Today is an exciting day because we are gearing up for the Big Share on March 5th (tomorrow!). We've been talking to a lot of people about what home means to them, and it's got me thinking about the basics, about what a home means in tenant-landlord law.
One of the most basic building blocks in tenant-landlord law is exclusive possession. It is a concept that means that once a landlord offers a space for rent, a tenant has exclusive possession, and, within the rules of the lease, can do whatever they want within the home (as long as it's legal, of course).
For many people, you love who you love in your home. You cook the food of your heart in your home. You raise your children at home. You feel safe to be yourself in your home. These deeply felt concepts are due to the tenant having exclusive possession.
Wis. Stat. 704.05(2) says, "the tenant has the right to exclusive possession of the premises." This means that a tenant, limited by what is in the lease and what is in the law, can do whatever they want inside their rental unit. They can invite whomever they choose, they can eat what they like, and they can fly their flags (freak or otherwise) high.
There are exceptions, but there are not many. The exceptions to exclusive possession are:
- Landlord Entry: Landlords* can enter a unit at "reasonable times," to make repairs, inspect and show the unit. Administrative code ATCP 134.09(2) puts more restrictions on landlords entering a unit (landlords must give at least 12 hours notice). More information is available on our landlord entry page.
- Emergencies: If a landlord believes that entry is necessary to preserve or protect the premises, they can come in without that notice.
But there are tricky parts, too! Here are some of the problematic gray areas:
- When a landlord is entering really often: We've had tenants call us for problems with the landlord entering really, really frequently (think: everyday). While the law doesn't say whether or not this is allowed, it does say that the landlord can only enter for the amount of time that's "reasonably necessary." If a landlord (or repair person) is entering to do a significant repair, then everyday might not be a big deal, and might not violate the law. If the landlord just wants to look around every single day, that would probably be on the not so "reasonably necessary" side.
- Shared spaces: If tenants are renting rooms out of a larger house, one of the issues that comes up is what happens in the shared spaces, and who sets rules for those. Usually, those spaces are not spaces in which the tenant has exclusive possession, so tenants must follow the rules of the house, even if it's a narrower scope than the what the law or the lease would dictate. For clues to figure out what's a tenant's private space, and what's not, look at the lease. It should give a description of the unit, and that's the area in which the tenant has exclusive possession.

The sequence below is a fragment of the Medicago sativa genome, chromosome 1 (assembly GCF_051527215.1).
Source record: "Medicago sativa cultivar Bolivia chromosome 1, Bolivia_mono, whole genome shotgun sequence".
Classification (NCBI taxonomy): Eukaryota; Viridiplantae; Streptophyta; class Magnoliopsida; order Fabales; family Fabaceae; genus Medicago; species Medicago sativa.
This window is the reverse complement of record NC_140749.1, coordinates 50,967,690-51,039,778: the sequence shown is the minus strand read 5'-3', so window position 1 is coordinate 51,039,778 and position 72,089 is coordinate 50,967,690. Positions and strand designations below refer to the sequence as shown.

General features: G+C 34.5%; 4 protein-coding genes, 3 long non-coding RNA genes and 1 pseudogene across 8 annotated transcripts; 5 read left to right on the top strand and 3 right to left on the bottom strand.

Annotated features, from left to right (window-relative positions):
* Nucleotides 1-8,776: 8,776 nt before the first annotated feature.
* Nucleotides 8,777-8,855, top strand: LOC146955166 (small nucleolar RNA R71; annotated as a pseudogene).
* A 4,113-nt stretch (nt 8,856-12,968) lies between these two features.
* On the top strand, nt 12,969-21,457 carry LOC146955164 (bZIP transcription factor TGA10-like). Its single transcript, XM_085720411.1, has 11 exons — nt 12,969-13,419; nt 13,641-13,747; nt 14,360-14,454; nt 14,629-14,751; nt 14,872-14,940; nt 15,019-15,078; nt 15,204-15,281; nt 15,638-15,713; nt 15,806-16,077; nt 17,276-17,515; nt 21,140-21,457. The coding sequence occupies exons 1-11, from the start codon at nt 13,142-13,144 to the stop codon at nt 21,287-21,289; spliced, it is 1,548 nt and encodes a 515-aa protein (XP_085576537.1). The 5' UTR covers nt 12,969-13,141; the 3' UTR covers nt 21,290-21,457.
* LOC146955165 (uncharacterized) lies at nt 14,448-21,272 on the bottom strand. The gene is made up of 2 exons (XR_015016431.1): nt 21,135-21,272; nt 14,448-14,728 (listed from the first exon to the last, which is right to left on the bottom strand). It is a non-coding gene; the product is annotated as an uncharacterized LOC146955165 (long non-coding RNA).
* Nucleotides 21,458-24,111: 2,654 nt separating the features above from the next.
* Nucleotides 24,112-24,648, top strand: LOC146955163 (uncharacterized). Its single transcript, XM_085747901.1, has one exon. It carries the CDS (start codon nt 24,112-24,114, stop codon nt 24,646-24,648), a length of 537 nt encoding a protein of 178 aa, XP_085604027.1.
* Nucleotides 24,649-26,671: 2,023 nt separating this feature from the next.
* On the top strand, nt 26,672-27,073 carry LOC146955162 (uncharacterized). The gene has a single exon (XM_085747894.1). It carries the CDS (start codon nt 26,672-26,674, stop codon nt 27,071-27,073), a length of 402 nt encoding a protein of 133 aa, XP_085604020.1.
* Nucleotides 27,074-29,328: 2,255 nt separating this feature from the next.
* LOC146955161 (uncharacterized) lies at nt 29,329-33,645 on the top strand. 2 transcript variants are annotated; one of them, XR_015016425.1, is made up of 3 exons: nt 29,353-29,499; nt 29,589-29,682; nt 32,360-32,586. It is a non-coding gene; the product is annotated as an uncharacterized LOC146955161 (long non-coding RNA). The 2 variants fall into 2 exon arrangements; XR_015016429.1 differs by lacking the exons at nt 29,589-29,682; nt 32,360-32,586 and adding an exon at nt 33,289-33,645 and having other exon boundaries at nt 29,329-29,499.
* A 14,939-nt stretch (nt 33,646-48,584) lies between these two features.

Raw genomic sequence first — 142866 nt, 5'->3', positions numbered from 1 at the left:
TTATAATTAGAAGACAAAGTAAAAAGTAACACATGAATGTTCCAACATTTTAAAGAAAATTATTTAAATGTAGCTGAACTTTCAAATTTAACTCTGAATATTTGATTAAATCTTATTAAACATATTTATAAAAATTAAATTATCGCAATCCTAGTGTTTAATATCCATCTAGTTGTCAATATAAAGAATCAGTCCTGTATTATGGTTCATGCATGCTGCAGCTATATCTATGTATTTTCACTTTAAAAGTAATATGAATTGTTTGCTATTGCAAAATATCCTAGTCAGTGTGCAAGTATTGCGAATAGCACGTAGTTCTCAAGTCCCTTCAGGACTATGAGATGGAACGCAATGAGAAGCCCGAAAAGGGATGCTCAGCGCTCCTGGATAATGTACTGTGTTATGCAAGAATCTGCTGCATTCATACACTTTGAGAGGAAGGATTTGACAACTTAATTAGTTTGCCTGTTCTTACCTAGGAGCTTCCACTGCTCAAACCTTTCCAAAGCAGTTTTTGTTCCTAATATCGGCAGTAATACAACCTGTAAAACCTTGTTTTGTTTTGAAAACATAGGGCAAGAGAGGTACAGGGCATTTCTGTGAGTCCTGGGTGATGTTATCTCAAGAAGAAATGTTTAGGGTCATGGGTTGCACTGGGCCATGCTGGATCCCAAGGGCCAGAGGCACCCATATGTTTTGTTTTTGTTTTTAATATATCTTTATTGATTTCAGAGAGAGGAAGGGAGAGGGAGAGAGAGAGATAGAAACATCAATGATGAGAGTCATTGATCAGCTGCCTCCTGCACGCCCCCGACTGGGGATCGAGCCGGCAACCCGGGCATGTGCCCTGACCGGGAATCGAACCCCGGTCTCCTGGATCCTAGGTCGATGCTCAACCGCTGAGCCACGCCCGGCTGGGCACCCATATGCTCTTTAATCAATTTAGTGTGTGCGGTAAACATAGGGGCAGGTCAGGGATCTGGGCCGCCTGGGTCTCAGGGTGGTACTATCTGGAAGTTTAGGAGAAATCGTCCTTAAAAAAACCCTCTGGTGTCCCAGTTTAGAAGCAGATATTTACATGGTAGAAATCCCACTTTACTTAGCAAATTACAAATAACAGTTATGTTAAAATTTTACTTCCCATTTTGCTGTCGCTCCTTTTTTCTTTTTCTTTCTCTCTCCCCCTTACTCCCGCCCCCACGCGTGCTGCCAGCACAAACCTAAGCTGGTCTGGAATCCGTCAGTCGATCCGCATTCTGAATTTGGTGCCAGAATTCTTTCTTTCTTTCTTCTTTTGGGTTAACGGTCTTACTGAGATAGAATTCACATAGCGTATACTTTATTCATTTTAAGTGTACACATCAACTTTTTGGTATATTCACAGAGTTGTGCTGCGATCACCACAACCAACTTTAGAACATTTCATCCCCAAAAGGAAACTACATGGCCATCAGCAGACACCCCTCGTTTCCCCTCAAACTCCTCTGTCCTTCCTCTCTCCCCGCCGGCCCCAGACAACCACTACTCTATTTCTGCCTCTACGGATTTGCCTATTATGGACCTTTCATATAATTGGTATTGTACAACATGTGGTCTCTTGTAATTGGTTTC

- Peaceful enjoyment: Peaceful enjoyment is a legal concept established under case law, but it's mentioned in the history section at the end of Wis. Stat. 704.05. It's the idea that a landlord is supposed to make it so a tenant can peacefully enjoy what happens inside their rental home, without interference from their surroundings (to the extent that the landlord has control over those things). Sometimes one tenant's exclusive possession (that tenant being super noisy or smelly, say) infringes on another tenant's peaceful enjoyment. Then, the infringed-upon tenant can ask the landlord to take action to deal with the problems. Much more about this on our peaceful enjoyment page.
What can a tenant do when they are prevented from exclusive possession of their rental home?
- Landlord entry problems: since these rights are echoed in ATCP administrative code, tenants have the ability to make complaints to Consumer Protection. They can also sue in Small Claims Court, or call law enforcement. More information on our landlord entry page.
- Peaceful enjoyment problems: for many of these issues, the tenants need to communicate well with the landlord. As a worst case scenario, tenants can move out under constructive eviction. More explanation over on our peaceful enjoyment page.
- If it's just not working, the tenant might consider: file a restraining order, calling the police or breaking a lease. Depending on the situation, of course.
We see the law as a way for people to get their needs, hopes and dreams met inside their home, which is a beautiful thing.
* A reminder: when we say "landlord," especially as it has to do with landlord entry, we mean "anyone in a position of acting as the landlord." This could mean the person who holds the title to the property, the manager, the maintenance person, the roto-rooter guy, or anyone who is doing work that the owner has asked them to do.
This is the full text of Wis. Stat. 704.05(2): "Until the expiration date specified in the lease, or the termination of a periodic tenancy or tenancy at will, and so long as the tenant is not in default, the tenant has the right to exclusive possession of the premises, except as hereafter provided. The landlord may upon advance notice and at reasonable times inspect the premises, make repairs and show the premises to prospective tenants or purchasers; and if the tenant is absent from the premises and the landlord reasonably believes that entry is necessary to preserve or protect the premises, the landlord may enter without notice and with such force as appears necessary."
* Hi! Did you know that we are not attorneys here at the TRC? And this isn't legal advice, either. If what we've written here doesn't sound right to you, talk about it with someone you trust. For help finding an attorney, check out our attorney referral list.